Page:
Why colour marks in Denmark are so difficult to register
Colour marks are notoriously difficult to register internationally, particularly in Denmark, and perhaps for good reason. Colour can have a profound and sometimes unexpected impact on people and has been proven to change consumer behaviour. While many companies have tried to register colour marks in the country over the years, most have failed due to its infamously strict rules. There are a few hundred colour marks registered throughout the European Union, but only two registrations for a single colour have been granted by the Danish Patent and Trademark Office (DKPTO): one in Class 7 and one in Class 39.
One of the most potentially frustrating aspects of trying to register a colour mark in Denmark is assessing what constitutes a ‘normal’ colour for the goods or services involved, as this can make an application considerably harder to justify. For example, many associate the colour green with environmental or health-related products, while dark purple or navy blue is often considered stylish or sophisticated and can thus be found on many luxury goods. In theory, if the colour in an application deviates from what might be regarded as ‘usual’, it can simplify the process.
It is also crucial to consider whether a colour mark might unduly restrict competitors. As there is, arguably, a limit to the number of colours in existence, it is logical for an IP office to maintain a high threshold for their registration.
In many countries, it is necessary to provide significant evidence of market use, recognition and brand association for the colour featured in an application. This could consist of historical records of packaging or marketing, current sales figures or market share, but some of the most powerful evidence can come from conducting market surveys. When successful, these demonstrate that a high percentage of the population recognise the colour and associate it with the brand in question. Denmark, like many countries, also has many trade organisations; confirmation of a colour association for a particular brand by one of these can further be a powerful supporting argument for registration.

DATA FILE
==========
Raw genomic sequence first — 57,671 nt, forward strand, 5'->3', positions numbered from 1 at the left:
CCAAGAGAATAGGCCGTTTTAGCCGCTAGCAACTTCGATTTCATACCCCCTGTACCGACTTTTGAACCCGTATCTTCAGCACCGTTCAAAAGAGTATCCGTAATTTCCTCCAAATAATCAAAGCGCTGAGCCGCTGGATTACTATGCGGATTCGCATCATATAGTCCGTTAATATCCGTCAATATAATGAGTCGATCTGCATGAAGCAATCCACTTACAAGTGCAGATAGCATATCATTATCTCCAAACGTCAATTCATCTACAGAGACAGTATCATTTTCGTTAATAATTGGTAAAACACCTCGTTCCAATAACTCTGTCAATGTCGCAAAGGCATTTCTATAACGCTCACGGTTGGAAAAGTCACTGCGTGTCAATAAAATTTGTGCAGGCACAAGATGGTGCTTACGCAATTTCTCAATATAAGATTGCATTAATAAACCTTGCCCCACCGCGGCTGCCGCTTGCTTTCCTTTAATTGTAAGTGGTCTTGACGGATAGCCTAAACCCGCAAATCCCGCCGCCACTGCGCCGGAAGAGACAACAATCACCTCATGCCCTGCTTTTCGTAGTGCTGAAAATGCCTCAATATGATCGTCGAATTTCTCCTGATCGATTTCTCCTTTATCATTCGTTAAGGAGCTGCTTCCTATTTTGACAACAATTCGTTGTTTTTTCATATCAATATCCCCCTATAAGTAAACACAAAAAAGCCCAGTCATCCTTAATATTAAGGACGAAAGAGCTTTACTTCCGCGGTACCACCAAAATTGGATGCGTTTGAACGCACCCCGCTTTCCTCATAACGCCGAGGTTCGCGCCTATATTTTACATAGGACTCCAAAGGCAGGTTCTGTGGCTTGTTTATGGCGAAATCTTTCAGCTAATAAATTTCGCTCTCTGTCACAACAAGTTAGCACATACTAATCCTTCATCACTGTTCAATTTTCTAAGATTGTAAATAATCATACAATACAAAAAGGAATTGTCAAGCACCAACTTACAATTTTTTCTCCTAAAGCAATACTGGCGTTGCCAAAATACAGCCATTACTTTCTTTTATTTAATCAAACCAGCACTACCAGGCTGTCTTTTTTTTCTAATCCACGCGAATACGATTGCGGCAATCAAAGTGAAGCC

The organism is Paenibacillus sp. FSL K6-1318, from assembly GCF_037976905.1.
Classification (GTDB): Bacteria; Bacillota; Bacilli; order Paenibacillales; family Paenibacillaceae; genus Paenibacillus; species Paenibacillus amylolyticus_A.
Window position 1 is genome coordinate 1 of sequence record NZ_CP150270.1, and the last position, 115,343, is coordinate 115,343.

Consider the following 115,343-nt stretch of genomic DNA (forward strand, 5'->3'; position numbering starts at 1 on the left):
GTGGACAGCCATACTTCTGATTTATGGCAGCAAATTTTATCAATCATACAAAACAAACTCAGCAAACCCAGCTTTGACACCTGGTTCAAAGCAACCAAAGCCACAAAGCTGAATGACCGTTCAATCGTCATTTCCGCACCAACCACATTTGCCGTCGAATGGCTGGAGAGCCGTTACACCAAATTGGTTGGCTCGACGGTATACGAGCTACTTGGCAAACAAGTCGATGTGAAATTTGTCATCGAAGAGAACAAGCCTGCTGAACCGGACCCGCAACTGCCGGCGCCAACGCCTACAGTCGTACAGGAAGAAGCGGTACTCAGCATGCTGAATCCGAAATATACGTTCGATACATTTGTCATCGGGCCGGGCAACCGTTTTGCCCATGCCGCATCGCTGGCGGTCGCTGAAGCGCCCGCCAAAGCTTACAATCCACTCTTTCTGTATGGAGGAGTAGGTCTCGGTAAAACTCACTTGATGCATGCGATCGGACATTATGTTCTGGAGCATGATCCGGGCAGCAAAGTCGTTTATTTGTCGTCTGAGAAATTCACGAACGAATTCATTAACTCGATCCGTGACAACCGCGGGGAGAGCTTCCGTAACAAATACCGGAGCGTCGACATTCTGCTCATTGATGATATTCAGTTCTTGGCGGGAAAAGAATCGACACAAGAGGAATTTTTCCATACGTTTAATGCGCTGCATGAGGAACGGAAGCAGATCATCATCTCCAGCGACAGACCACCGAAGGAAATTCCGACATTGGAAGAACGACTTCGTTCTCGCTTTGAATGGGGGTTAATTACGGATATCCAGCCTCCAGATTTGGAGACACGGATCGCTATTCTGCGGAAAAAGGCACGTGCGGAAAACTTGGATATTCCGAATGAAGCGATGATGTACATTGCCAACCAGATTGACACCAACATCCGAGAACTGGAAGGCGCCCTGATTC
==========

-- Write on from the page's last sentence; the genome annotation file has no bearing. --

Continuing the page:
It may also be helpful to demonstrate long-term use of a specific colour. The applicants for the two successful, single colour registrations in Denmark were able to demonstrate continuous use of the same colour for between five and seven decades respectively, which rules out many of the organisations operating today. While there is no specific description of such a boundary, and a shorter period of use might still be considered, longevity can certainly support other factors within an application.
The bottom line
While some applicants may consider the difficulty of obtaining a colour mark in Denmark unreasonable, it is essential to remember the emotions that a particular colour can evoke. As these arguably transcend brand loyalty or other factors affecting consumers’ decisions, it is understandable that the DKPTO feels the need to add a few extra hurdles for brands trying to harness the power of such marks. Whether those specific hurdles should be quite so challenging to leap is a discussion for another day.
This is an Insight article, written by a selected partner as part of WTR's co-published content. Read more on Insight
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